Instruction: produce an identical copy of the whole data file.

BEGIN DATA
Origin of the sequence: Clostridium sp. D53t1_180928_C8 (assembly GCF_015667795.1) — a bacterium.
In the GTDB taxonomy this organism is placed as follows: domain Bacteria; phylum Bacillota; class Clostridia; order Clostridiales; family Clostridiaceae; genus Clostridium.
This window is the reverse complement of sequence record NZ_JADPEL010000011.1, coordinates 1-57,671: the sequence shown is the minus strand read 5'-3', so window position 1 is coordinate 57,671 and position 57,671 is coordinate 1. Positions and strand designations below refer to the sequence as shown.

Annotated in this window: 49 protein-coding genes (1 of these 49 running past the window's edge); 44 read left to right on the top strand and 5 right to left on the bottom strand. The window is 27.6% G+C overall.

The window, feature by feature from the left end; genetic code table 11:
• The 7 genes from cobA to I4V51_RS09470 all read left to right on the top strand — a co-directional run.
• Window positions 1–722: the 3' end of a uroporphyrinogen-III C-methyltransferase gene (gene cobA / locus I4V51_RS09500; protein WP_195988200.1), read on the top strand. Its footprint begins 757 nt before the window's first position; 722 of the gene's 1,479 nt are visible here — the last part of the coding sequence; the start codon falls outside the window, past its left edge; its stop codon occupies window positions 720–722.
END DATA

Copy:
Origin of the sequence: Clostridium sp. D53t1_180928_C8 (assembly GCF_015667795.1) — a bacterium.
In the GTDB taxonomy this organism is placed as follows: domain Bacteria; phylum Bacillota; class Clostridia; order Clostridiales; family Clostridiaceae; genus Clostridium.
This window is the reverse complement of sequence record NZ_JADPEL010000011.1, coordinates 1-57,671: the sequence shown is the minus strand read 5'-3', so window position 1 is coordinate 57,671 and position 57,671 is coordinate 1. Positions and strand designations below refer to the sequence as shown.

Annotated in this window: 49 protein-coding genes (1 of these 49 running past the window's edge); 44 read left to right on the top strand and 5 right to left on the bottom strand. The window is 27.6% G+C overall.

The window, feature by feature from the left end; genetic code table 11:
• The 7 genes from cobA to I4V51_RS09470 all read left to right on the top strand — a co-directional run.
• Window positions 1–722: the 3' end of a uroporphyrinogen-III C-methyltransferase gene (gene cobA / locus I4V51_RS09500; protein WP_195988200.1), read on the top strand. Its footprint begins 757 nt before the window's first position; 722 of the gene's 1,479 nt are visible here — the last part of the coding sequence; the start codon falls outside the window, past its left edge; its stop codon occupies window positions 720–722.